1 SANES CH. 1 2009 FINAL (2)

1 SANES CH. 1 2009 FINAL (2) - Development of the NS Sanes,...

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Development of the NS Sanes, Reh and Harris Chapter 1: Neural Induction Have you handed in your Big Issues summary #1 via the Digital Dropbox? + Have you handed in your synopsis of the General Interest paper for Chapter 1? Good job
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Important concepts from chapter 1: 1. Both vertebrate and invertebrate animals make excellent model systems for the study of neural development. 2. The nervous system is not present at birth: it must be induced by pluripotential precursor cells to develop from the ectoderm. The CNS of INVERTEBRATES develops on the ventral (belly) side of the body, in VERTEBRATES it develops on the dorsal (back) side. 3. Neurons and glia are induced when mesodermal cells release one or more molecules that block a reaction among ectodermal cells letting them default to neural cells. This was learned through clever experiments. An important message of this chapter is that cell-to-cell signaling in early development occurs through signal-receptor interactions.
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2009 discovery: plant gene that Induces resistance to heat stress!! Control of the mitotic cycle in plants by cyclins: shared with animals WikiAnswers.com: We share 50% of our genes with banana plants Conclusion: there is only one biological solution for reproduction in living things, plants or animals, on this earth. DNA is a mechanism created by the cell to store information, and DNA is made of the same 4 nucleotides in every living thing. Mendel’s Laws of Heredity were worked out in peas and published in 1865 In 1953 Crick walked into the Eagle pub. . .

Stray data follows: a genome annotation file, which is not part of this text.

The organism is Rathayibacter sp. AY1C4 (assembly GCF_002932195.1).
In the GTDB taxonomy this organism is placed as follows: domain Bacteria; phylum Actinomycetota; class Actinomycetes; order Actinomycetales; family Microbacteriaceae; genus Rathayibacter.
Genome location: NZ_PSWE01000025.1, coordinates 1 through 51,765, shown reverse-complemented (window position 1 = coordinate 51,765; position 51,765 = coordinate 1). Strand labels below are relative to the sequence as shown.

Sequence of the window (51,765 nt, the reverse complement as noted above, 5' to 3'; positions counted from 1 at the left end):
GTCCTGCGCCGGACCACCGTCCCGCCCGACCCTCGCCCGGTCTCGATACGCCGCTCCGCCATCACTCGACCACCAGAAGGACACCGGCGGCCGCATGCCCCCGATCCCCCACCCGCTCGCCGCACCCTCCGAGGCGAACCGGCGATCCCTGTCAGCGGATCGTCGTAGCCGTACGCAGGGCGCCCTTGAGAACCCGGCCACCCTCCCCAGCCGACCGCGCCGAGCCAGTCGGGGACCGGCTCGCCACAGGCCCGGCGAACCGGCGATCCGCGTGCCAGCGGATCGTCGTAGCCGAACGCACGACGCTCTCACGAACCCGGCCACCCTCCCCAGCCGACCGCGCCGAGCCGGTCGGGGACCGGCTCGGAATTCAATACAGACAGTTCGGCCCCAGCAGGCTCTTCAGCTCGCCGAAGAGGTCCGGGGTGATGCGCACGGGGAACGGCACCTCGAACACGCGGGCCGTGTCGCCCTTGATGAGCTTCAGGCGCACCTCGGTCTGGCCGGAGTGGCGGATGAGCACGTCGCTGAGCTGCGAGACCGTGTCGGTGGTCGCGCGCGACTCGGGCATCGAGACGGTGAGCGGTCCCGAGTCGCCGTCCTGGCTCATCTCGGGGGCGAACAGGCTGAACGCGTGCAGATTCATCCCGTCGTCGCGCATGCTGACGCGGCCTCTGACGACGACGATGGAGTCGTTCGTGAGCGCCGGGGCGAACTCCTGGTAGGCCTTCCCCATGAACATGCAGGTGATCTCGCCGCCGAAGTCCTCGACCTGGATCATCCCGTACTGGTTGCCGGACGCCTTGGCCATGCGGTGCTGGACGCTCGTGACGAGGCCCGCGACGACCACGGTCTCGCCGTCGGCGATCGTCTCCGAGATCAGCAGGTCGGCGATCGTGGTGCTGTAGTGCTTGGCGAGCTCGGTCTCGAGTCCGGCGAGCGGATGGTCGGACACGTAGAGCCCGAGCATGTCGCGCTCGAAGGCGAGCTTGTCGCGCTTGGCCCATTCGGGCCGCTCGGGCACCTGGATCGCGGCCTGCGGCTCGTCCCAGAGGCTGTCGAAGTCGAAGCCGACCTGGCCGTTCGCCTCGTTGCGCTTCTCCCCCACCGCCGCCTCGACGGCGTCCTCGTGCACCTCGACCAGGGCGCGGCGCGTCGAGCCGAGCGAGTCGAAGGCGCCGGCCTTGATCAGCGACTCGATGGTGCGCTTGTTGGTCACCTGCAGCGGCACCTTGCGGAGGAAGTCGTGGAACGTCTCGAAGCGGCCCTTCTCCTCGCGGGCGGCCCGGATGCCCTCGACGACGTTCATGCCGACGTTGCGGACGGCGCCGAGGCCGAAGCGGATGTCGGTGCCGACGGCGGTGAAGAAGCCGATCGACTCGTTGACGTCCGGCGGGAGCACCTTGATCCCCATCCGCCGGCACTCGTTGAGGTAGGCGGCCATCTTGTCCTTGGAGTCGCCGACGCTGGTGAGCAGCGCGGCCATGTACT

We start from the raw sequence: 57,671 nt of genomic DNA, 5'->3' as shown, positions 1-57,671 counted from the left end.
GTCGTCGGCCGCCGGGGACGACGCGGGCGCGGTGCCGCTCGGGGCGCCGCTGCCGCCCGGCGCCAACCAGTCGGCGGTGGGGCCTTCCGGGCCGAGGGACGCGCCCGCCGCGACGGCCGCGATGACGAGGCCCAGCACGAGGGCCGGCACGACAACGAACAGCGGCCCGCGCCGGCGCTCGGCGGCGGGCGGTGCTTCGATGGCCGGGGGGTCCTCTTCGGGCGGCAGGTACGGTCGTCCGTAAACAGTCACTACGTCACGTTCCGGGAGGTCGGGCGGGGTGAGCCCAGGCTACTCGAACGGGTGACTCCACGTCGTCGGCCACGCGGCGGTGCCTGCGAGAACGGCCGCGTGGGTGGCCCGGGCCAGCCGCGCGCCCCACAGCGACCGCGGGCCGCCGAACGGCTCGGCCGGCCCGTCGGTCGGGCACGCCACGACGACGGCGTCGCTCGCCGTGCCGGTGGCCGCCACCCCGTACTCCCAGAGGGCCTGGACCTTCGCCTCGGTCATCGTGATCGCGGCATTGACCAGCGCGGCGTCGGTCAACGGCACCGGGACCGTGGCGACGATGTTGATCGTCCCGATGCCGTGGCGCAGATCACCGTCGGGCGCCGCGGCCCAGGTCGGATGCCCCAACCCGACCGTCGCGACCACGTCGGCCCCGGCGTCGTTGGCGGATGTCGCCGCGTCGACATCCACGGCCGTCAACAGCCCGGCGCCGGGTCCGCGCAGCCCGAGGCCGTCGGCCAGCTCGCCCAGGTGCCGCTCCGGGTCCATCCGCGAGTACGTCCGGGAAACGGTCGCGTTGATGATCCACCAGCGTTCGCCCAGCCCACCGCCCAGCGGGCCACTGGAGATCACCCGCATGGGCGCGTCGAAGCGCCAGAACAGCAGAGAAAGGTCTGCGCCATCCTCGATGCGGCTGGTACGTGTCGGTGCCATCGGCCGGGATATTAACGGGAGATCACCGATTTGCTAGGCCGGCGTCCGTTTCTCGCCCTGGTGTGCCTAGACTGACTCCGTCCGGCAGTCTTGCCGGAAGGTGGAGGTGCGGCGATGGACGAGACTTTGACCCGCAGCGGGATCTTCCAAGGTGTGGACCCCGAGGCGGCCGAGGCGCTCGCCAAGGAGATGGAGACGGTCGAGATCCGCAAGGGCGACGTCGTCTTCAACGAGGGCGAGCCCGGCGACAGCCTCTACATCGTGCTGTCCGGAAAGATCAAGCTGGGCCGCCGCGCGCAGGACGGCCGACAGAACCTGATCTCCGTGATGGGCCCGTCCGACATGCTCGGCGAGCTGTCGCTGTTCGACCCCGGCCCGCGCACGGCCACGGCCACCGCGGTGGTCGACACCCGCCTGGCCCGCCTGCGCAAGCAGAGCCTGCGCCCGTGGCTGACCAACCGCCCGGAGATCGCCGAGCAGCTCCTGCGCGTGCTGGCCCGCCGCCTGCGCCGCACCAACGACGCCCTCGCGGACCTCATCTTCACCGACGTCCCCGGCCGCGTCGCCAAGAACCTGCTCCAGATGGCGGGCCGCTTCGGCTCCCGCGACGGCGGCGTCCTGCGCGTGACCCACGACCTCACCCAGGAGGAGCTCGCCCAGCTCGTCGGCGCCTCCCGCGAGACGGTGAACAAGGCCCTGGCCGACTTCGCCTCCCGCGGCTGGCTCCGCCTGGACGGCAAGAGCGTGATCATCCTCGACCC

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*C. elegans Ultra-simple invertebrate round worm *Fruit Fly: most common Invertebrate model COMMON VERTEBRATE MODEL SYSTEMS *Zebra fish Frog Chick *Mouse *Human NEURONS •= completely sequenced genome. Look up: genomenewsnetwork.org Very primitive, only 2 germ layers: neurons arise from the ectoderm Single celled animals = No neurons Where are Nervous systems found in the Animal kingdom? How many disease genes are shared? e.g., PKU
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2001 A “ P” element is a transposon that is present in the fruit fly Drosophila melanogaster and is used widely for mutagenesis and the creation of genetically modified flies used for genetic research. A P-element is used as a mutagen --------------Barbara McClintock---------------- Transposons are sequences of DNA that can move around to different Positions within the genome of a single cell, a process called transposition . In the process, they can cause mutations
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This note was uploaded on 03/06/2010 for the course NSC 269 taught by Professor Ebner during the Spring '10 term at Vanderbilt.

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1 SANES CH. 1 2009 FINAL (2) - Development of the NS Sanes,...

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